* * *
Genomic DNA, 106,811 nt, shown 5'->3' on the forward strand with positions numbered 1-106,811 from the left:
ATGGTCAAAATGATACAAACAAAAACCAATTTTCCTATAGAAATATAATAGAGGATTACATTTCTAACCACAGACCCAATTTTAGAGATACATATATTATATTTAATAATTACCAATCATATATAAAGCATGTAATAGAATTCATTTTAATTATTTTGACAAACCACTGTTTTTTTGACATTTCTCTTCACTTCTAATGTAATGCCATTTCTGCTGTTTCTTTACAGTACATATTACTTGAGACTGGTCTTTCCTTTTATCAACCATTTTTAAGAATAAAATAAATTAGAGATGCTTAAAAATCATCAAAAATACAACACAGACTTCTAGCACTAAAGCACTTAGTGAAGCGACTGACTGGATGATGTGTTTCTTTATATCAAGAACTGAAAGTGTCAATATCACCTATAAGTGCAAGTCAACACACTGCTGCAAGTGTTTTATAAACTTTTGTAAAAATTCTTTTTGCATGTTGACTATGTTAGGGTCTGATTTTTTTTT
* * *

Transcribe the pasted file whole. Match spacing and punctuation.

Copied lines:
Genomic DNA, 106,811 nt, shown 5'->3' on the forward strand with positions numbered 1-106,811 from the left:
ATGGTCAAAATGATACAAACAAAAACCAATTTTCCTATAGAAATATAATAGAGGATTACATTTCTAACCACAGACCCAATTTTAGAGATACATATATTATATTTAATAATTACCAATCATATATAAAGCATGTAATAGAATTCATTTTAATTATTTTGACAAACCACTGTTTTTTTGACATTTCTCTTCACTTCTAATGTAATGCCATTTCTGCTGTTTCTTTACAGTACATATTACTTGAGACTGGTCTTTCCTTTTATCAACCATTTTTAAGAATAAAATAAATTAGAGATGCTTAAAAATCATCAAAAATACAACACAGACTTCTAGCACTAAAGCACTTAGTGAAGCGACTGACTGGATGATGTGTTTCTTTATATCAAGAACTGAAAGTGTCAATATCACCTATAAGTGCAAGTCAACACACTGCTGCAAGTGTTTTATAAACTTTTGTAAAAATTCTTTTTGCATGTTGACTATGTTAGGGTCTGATTTTTTTTT